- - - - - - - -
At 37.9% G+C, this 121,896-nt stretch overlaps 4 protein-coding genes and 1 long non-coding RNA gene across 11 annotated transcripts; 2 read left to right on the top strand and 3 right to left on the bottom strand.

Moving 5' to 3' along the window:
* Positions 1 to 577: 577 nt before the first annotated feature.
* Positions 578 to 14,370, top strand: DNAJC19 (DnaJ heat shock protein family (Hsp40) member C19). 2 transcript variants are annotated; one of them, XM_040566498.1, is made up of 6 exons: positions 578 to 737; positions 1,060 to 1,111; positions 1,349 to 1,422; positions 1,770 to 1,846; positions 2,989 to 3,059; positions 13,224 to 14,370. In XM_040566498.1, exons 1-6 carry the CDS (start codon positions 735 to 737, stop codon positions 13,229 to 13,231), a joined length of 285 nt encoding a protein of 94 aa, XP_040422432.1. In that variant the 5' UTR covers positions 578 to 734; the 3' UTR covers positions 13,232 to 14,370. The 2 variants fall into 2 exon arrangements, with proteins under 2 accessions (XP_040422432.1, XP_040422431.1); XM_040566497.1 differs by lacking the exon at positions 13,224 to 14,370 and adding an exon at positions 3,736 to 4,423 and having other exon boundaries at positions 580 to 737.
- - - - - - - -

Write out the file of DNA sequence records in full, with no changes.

At 37.9% G+C, this 121,896-nt stretch overlaps 4 protein-coding genes and 1 long non-coding RNA gene across 11 annotated transcripts; 2 read left to right on the top strand and 3 right to left on the bottom strand.

Moving 5' to 3' along the window:
* Positions 1 to 577: 577 nt before the first annotated feature.
* Positions 578 to 14,370, top strand: DNAJC19 (DnaJ heat shock protein family (Hsp40) member C19). 2 transcript variants are annotated; one of them, XM_040566498.1, is made up of 6 exons: positions 578 to 737; positions 1,060 to 1,111; positions 1,349 to 1,422; positions 1,770 to 1,846; positions 2,989 to 3,059; positions 13,224 to 14,370. In XM_040566498.1, exons 1-6 carry the CDS (start codon positions 735 to 737, stop codon positions 13,229 to 13,231), a joined length of 285 nt encoding a protein of 94 aa, XP_040422432.1. In that variant the 5' UTR covers positions 578 to 734; the 3' UTR covers positions 13,232 to 14,370. The 2 variants fall into 2 exon arrangements, with proteins under 2 accessions (XP_040422432.1, XP_040422431.1); XM_040566497.1 differs by lacking the exon at positions 13,224 to 14,370 and adding an exon at positions 3,736 to 4,423 and having other exon boundaries at positions 580 to 737.